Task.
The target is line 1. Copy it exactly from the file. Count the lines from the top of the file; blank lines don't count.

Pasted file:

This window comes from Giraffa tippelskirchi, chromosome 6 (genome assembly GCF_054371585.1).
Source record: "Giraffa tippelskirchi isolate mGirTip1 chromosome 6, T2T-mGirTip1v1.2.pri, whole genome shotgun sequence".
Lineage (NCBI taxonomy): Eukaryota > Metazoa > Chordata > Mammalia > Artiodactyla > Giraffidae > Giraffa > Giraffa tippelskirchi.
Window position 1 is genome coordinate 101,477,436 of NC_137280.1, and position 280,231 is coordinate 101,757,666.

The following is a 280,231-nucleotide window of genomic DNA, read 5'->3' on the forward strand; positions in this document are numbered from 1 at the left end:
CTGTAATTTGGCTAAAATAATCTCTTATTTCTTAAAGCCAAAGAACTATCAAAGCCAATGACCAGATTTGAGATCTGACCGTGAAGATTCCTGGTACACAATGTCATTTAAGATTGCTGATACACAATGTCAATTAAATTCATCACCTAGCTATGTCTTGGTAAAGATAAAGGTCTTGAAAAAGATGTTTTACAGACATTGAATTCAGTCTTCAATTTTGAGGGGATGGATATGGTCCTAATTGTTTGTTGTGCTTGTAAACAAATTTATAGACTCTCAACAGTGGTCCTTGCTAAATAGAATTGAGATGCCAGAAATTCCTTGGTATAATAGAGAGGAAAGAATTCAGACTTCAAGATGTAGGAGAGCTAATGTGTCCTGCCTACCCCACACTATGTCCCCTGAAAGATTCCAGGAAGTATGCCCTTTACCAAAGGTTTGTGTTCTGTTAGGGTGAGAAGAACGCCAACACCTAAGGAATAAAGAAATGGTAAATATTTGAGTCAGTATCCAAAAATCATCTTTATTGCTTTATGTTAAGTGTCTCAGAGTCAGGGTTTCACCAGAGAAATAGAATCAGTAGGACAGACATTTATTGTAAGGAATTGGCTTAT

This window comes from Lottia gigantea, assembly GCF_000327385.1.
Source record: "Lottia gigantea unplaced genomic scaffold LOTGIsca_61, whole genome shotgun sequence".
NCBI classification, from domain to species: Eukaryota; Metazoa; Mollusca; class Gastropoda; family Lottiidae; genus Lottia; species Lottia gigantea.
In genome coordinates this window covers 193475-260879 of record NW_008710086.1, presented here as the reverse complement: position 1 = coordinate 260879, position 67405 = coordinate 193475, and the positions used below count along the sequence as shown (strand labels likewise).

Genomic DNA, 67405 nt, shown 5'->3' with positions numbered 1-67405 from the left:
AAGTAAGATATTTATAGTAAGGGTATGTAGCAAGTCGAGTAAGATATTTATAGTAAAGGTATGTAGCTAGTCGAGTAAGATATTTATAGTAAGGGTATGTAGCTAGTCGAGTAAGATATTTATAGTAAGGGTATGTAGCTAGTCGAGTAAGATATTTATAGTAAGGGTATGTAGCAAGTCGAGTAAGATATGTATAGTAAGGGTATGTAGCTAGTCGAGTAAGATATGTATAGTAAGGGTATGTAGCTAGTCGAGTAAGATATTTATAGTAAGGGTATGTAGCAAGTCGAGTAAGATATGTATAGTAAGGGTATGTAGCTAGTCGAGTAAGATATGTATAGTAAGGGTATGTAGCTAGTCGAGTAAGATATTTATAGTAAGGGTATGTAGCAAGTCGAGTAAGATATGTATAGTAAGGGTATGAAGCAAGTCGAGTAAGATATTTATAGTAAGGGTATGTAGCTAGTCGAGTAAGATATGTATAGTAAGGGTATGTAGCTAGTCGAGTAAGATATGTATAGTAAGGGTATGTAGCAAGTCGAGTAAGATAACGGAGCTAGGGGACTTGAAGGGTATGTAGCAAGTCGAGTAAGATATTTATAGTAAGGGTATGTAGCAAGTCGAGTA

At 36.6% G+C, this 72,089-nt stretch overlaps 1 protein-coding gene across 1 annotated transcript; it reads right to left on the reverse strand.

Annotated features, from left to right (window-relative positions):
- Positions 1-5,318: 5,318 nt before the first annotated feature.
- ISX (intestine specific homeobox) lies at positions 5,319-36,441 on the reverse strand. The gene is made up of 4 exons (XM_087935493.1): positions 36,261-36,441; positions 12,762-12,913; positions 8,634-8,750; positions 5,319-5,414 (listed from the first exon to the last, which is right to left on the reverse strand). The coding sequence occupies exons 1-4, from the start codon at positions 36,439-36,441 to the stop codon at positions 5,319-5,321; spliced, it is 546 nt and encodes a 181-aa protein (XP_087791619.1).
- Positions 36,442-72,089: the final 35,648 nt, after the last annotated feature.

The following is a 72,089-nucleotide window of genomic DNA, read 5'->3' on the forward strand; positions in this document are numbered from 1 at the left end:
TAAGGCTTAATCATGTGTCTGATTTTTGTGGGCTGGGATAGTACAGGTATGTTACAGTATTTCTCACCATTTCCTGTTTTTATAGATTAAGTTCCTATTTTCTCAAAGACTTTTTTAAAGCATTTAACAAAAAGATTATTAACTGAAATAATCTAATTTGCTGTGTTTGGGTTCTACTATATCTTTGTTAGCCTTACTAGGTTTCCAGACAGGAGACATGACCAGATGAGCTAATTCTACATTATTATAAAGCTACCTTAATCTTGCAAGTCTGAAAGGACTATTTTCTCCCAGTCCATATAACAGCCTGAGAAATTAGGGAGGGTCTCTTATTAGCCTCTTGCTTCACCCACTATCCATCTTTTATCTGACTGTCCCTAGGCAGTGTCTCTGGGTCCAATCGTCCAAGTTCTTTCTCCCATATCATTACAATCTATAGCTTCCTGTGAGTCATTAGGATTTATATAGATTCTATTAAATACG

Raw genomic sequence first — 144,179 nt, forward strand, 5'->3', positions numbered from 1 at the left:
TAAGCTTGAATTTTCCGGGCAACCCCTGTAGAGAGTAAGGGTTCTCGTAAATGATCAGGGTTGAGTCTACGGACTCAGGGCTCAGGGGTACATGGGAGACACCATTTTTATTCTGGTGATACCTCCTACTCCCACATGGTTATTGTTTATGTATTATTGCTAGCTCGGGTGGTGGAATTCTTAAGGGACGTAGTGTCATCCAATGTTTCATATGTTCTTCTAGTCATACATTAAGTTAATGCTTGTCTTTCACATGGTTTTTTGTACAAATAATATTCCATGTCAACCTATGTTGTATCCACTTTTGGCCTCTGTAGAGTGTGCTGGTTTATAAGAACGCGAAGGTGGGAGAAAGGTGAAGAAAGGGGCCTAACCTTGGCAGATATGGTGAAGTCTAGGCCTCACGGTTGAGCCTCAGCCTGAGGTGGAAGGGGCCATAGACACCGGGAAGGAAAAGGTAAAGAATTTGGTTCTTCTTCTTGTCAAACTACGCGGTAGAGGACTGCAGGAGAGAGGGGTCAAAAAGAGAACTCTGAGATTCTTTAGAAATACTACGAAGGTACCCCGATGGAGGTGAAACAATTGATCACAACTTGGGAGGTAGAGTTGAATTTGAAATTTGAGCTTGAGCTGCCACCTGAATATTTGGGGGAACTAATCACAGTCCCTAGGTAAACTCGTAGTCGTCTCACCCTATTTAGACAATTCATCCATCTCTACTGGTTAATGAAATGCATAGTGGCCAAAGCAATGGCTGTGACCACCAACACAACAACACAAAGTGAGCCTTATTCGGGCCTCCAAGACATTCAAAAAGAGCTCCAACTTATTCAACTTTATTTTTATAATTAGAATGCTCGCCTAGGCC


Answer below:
This window comes from Giraffa tippelskirchi, chromosome 6 (genome assembly GCF_054371585.1).